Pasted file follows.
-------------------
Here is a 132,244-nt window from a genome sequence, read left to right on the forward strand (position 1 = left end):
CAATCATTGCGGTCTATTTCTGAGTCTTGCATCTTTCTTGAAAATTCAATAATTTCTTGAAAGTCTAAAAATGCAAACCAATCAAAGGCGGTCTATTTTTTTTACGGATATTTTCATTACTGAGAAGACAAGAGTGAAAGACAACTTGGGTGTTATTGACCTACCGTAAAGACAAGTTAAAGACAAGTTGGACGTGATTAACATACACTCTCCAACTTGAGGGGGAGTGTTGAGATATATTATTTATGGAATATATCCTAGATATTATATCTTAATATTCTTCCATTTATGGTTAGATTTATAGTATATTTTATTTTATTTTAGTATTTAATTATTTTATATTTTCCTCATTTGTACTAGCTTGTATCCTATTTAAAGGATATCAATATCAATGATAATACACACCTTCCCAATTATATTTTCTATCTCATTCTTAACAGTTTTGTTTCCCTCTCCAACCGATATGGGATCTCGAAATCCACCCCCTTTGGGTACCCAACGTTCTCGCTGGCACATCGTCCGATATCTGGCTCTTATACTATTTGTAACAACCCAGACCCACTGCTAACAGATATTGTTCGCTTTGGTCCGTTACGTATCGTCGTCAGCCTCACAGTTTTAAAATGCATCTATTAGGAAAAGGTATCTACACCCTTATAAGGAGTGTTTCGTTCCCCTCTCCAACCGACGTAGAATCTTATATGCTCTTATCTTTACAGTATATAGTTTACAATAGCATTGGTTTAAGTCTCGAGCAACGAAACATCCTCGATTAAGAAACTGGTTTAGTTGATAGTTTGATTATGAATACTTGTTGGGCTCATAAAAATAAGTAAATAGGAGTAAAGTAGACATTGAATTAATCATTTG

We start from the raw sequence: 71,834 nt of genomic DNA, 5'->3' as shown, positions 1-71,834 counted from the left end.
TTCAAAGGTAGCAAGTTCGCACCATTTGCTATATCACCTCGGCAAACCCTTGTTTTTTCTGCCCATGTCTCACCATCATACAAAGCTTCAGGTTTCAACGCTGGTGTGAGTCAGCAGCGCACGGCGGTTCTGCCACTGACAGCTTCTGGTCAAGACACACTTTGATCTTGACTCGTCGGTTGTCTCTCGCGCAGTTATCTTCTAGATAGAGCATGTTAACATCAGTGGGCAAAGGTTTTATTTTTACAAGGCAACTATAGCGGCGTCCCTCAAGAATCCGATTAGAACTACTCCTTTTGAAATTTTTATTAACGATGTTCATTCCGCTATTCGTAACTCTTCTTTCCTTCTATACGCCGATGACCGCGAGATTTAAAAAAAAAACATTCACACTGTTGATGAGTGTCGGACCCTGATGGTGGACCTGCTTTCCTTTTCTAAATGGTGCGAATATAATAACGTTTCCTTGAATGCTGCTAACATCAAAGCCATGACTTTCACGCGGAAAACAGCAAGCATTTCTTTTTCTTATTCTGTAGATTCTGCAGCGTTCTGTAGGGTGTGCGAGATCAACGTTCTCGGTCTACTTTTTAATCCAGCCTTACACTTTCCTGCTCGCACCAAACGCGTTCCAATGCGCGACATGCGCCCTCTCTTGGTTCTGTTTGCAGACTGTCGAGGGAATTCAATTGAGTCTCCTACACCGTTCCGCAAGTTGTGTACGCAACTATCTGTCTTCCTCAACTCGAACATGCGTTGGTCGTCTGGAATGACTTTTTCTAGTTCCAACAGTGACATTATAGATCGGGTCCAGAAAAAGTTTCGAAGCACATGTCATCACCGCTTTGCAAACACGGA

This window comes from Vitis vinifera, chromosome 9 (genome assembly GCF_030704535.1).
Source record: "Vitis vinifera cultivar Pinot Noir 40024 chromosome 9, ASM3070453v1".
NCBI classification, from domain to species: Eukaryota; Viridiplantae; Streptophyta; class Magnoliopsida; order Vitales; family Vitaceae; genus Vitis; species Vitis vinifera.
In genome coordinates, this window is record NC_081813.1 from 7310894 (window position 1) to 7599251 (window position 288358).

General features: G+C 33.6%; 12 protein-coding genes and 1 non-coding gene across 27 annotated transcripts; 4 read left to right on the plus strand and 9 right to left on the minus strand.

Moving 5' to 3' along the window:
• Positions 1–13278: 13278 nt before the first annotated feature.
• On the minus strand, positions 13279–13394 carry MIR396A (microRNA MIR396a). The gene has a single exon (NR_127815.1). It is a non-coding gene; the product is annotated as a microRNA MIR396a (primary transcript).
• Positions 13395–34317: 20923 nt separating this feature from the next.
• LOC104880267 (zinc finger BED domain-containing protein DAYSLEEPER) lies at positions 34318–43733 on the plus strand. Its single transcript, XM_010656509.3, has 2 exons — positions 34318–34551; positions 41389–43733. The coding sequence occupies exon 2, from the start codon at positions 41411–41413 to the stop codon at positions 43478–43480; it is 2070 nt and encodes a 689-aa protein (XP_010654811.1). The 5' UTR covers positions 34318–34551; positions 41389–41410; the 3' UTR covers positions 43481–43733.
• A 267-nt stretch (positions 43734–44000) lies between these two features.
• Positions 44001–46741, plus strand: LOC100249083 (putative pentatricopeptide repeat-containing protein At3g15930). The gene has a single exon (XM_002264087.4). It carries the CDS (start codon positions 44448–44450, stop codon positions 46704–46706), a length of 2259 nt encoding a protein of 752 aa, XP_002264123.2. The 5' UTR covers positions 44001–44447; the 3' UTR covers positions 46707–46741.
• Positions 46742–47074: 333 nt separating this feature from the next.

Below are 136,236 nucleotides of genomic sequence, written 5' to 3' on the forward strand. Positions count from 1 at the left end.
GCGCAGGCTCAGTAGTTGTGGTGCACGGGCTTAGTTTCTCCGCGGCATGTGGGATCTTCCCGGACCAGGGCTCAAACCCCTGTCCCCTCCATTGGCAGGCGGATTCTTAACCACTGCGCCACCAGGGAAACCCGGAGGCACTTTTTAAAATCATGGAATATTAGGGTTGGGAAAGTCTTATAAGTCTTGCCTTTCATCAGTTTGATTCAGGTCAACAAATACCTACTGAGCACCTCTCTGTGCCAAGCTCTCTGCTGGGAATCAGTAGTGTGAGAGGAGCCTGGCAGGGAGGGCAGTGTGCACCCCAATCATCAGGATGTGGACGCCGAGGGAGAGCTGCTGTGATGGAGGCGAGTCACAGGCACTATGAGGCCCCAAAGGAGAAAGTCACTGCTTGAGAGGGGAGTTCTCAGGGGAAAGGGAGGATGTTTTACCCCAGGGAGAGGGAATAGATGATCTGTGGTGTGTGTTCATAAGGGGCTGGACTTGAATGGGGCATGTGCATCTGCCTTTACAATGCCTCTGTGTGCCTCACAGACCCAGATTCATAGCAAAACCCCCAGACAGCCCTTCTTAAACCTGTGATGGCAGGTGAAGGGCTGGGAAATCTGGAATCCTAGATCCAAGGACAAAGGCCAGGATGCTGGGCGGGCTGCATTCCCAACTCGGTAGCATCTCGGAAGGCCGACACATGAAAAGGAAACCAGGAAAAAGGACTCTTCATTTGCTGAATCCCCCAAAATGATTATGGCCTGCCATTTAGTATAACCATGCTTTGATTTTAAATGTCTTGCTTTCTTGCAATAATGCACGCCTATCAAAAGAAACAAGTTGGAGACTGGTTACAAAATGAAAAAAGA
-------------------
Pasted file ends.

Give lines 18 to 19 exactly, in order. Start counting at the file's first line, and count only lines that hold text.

Below are 136,236 nucleotides of genomic sequence, written 5' to 3' on the forward strand. Positions count from 1 at the left end.
GCGCAGGCTCAGTAGTTGTGGTGCACGGGCTTAGTTTCTCCGCGGCATGTGGGATCTTCCCGGACCAGGGCTCAAACCCCTGTCCCCTCCATTGGCAGGCGGATTCTTAACCACTGCGCCACCAGGGAAACCCGGAGGCACTTTTTAAAATCATGGAATATTAGGGTTGGGAAAGTCTTATAAGTCTTGCCTTTCATCAGTTTGATTCAGGTCAACAAATACCTACTGAGCACCTCTCTGTGCCAAGCTCTCTGCTGGGAATCAGTAGTGTGAGAGGAGCCTGGCAGGGAGGGCAGTGTGCACCCCAATCATCAGGATGTGGACGCCGAGGGAGAGCTGCTGTGATGGAGGCGAGTCACAGGCACTATGAGGCCCCAAAGGAGAAAGTCACTGCTTGAGAGGGGAGTTCTCAGGGGAAAGGGAGGATGTTTTACCCCAGGGAGAGGGAATAGATGATCTGTGGTGTGTGTTCATAAGGGGCTGGACTTGAATGGGGCATGTGCATCTGCCTTTACAATGCCTCTGTGTGCCTCACAGACCCAGATTCATAGCAAAACCCCCAGACAGCCCTTCTTAAACCTGTGATGGCAGGTGAAGGGCTGGGAAATCTGGAATCCTAGATCCAAGGACAAAGGCCAGGATGCTGGGCGGGCTGCATTCCCAACTCGGTAGCATCTCGGAAGGCCGACACATGAAAAGGAAACCAGGAAAAAGGACTCTTCATTTGCTGAATCCCCCAAAATGATTATGGCCTGCCATTTAGTATAACCATGCTTTGATTTTAAATGTCTTGCTTTCTTGCAATAATGCACGCCTATCAAAAGAAACAAGTTGGAGACTGGTTACAAAATGAAAAAAGA